Previous to the act of May 2, 1885,* a chattel mortgage was simply filed, and so far as creditors, or purchasers or mortgagees in good faith, were concerned, was valid only for one year thereafter, unless a copy was refiled within thirty days next preceding the expiration of the year. Since then, such instruments, duly executed and acknowledged, are required to be recorded in the office of the clerk, or of the register, where in existence, of the county wherein the mortgagor, if a resident of the State, resides; and if not a resident, then in the clerk's office of the county where the mortgaged property may be at the time of the execution of the mortgage. Such a mortgage is valid against the creditors of the mortgagor, and subsequent purchasers and mortgagees, “from the time of recording thereof until the same be cancelled of record in the manner now provided by law for cancelling mortgages of real estate.” A chattel mortgage vests in the mortgagee or owner " the right to the possession of the chattels therein described, so far as may be necessary for the purpose of preventing the removal thereof out of the county wherein they did lie at the time of execution or delivery of such mortgage, and of recovering such chattels in case the same shall have been removed out of such county.” On default in payment, the chattels are forfeited and the title is absolnte at law in the mortgagee, who may proceed to sell them on due notice to the mortgagor. There is no statutory regulations as to the notice to be given. It should be such notice as will be likely to secure the best price practicable for the goods. The sale must be public, after due advertisement, and conducted with fairness and good faith. Sometimes a chattel mortgage is foreclosed in the same way as a real estate, but rarely.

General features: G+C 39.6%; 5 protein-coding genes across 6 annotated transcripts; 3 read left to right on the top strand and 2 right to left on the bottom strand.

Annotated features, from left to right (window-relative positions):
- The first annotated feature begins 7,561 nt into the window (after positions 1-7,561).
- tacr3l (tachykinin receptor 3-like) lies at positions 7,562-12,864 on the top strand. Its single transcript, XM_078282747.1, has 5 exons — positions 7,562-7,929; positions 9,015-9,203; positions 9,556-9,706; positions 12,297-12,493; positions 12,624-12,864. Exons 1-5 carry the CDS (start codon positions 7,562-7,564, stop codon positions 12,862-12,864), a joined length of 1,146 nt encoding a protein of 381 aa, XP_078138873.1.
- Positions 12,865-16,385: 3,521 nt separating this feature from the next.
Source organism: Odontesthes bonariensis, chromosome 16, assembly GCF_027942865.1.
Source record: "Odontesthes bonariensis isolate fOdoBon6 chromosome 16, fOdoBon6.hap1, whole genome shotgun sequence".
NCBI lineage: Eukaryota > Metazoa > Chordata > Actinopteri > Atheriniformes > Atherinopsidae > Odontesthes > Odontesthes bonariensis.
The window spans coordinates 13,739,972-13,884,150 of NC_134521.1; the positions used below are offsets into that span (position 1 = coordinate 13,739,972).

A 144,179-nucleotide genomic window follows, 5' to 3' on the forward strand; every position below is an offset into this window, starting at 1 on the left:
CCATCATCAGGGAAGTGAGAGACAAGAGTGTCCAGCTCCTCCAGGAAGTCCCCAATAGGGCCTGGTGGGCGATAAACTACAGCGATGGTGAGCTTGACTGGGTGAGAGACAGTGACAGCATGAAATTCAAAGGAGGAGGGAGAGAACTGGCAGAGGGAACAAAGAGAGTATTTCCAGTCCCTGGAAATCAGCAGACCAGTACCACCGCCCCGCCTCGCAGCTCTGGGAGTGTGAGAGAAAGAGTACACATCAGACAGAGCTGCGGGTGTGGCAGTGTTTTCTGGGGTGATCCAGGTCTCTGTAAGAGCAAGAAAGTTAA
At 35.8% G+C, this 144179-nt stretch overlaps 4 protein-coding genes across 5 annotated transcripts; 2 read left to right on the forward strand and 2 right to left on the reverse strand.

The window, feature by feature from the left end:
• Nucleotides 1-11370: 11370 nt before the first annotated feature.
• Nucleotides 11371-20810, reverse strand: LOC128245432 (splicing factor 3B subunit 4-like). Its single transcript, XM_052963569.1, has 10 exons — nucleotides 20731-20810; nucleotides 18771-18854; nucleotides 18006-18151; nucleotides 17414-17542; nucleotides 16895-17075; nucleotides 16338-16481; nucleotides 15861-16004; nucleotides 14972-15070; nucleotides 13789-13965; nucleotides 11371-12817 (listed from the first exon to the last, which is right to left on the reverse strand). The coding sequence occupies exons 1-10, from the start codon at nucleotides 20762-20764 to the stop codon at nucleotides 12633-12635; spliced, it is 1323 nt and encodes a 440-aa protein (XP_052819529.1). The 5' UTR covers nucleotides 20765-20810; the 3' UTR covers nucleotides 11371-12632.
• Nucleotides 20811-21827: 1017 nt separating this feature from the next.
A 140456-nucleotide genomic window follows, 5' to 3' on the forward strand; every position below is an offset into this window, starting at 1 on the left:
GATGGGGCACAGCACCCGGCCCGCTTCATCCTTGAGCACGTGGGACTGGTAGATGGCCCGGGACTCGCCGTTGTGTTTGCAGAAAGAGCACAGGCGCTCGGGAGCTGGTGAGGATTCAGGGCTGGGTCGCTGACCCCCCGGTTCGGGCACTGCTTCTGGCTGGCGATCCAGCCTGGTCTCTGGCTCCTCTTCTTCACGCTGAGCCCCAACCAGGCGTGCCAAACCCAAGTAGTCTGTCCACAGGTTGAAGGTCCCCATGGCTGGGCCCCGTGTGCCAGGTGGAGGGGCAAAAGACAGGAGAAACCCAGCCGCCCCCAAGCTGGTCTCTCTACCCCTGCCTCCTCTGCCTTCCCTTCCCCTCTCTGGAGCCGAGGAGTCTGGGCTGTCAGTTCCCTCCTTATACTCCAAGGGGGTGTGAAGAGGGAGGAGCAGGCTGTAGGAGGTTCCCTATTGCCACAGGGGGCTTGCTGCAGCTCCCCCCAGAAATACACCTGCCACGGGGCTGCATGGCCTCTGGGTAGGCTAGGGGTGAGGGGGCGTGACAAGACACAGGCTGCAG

A real estate mortgage is in the form of a deed of land, with a condition that, if a certified sum of money be duly paid, the deed shall become void, or as it is expressed in legal phraseology, "that then these presents, and the estate hereby granted, shall cease, determine and be void." The land is not transferred, and the only effect of the mortgage is to give the mortgagee a lien on the land, the equity, or right of redemption, still remaining in the mortgagor.